A new bill introduced on Tuesday would give about 400,000 undocumented immigrants the same unemployment benefits and other government services as citizens.
The bill, called Assembly Bill 35 (AB 35), would give benefits to undocumented immigrants who came to the United States as youths and have lead generally productive lives. This group is also part of President Obama’s Deferred Action for Childhood Arrivals program. AB 35 would give them the right to a California state ID card, unemployment benefits, and state administered medical services.
Roger Hernandez, who was named chairman of the Assembly Labor and Employment Committee, proposed AB 35 according to the Sacramento Bee. He said in a written statement, “California embodies the greatest diversity in the world. We recognize we will need the collective skills and talents of these young immigrants to aid our state in reaching our true potential.” He added, “I am ready to carry my part in making sure their integration into our workforce, economy, and society becomes a reality.”
The proposed AB 35 follows the passing of a similar bill this year. Governor Jerry Brown signed legislation, effective on January 1, that allows participants in the federal program to obtain California driver’s licenses. California is the first state to issue driver’s licenses to participants in the Deferred Action for Childhood Arrivals program. According to the Huffington Post, Brown has been praised for valuing “public safety over policy” by signing the bill.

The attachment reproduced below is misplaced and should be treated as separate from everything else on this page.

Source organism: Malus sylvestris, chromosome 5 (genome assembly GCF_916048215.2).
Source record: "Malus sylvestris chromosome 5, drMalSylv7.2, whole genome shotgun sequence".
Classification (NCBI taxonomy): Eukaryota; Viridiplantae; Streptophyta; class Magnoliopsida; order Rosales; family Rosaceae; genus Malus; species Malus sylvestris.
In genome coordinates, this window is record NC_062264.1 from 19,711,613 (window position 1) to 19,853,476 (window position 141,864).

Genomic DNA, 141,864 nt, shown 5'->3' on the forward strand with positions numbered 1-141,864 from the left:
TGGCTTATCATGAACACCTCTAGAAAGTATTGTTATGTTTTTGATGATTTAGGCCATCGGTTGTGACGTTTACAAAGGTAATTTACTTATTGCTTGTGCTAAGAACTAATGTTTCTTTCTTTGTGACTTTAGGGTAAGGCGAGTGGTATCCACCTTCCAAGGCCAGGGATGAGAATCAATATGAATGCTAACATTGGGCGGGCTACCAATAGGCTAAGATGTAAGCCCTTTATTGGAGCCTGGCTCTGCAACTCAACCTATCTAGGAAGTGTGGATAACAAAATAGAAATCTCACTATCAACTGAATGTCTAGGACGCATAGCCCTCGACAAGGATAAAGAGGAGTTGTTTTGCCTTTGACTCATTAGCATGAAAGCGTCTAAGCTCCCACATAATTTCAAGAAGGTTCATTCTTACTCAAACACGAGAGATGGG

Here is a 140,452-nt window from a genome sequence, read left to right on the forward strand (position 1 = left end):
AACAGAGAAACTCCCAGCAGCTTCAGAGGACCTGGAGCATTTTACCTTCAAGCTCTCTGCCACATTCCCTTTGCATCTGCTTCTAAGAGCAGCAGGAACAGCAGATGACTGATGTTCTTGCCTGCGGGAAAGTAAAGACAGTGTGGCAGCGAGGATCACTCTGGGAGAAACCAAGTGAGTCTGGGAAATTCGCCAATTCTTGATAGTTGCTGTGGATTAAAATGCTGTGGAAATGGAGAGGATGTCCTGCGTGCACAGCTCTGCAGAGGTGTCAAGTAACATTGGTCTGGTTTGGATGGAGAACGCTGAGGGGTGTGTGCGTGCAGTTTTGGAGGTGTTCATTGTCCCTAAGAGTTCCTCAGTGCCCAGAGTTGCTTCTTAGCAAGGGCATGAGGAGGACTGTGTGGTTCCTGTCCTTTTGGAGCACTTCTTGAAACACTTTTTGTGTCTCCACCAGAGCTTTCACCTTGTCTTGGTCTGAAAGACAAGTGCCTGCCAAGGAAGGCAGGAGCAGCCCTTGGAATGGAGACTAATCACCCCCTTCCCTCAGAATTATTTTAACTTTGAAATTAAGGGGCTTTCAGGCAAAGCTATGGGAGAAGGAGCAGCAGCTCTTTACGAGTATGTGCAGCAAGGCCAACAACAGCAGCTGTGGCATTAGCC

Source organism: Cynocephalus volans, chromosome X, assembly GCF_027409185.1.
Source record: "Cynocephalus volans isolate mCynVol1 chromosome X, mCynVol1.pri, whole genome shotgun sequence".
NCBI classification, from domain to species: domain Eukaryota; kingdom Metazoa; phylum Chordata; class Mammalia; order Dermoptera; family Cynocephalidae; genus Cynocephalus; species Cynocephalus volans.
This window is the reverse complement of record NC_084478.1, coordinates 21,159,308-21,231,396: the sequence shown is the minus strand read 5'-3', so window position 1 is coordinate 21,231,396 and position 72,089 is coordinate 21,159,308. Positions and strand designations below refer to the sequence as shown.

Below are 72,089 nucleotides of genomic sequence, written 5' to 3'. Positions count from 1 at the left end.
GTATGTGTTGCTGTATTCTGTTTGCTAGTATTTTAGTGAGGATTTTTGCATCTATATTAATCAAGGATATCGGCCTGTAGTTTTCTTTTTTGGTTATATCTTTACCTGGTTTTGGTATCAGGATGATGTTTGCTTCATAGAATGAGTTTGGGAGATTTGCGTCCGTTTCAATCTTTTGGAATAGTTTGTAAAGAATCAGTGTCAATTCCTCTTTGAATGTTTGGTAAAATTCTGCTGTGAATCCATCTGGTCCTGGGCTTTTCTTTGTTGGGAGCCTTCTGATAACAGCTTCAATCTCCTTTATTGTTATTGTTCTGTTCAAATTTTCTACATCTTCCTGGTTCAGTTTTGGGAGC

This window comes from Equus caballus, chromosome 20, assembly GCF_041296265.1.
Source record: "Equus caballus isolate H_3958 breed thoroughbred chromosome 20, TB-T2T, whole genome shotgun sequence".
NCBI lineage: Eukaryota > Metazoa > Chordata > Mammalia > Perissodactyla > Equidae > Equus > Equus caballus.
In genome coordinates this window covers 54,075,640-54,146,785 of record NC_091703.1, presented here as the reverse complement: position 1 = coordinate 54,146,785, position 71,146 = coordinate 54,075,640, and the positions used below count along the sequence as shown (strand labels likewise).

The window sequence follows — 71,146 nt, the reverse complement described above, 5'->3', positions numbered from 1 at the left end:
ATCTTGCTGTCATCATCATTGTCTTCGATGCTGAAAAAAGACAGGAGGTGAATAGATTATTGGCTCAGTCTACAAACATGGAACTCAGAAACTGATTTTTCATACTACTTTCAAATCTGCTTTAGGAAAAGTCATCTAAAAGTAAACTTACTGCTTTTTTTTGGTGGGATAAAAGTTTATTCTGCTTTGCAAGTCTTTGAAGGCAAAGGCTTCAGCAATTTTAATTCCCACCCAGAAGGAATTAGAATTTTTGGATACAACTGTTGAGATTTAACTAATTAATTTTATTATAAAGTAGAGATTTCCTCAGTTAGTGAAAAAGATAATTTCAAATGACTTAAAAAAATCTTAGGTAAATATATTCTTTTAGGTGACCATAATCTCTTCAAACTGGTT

AB 35 has been met with mixed reactions. Some favor the bill as a progressive step to integrating immigrants into society. Others argue against the bill, saying the expenses will inflict and cite California’s growing debt.
The proposed AB 35 could have a big impact on undocumented immigrants, including Irish immigrants who have left Ireland during the current economic downturn. If passed, the bill would make the U.S. a more desirable place for Irish immigrants over Canada, which has become a popular destination.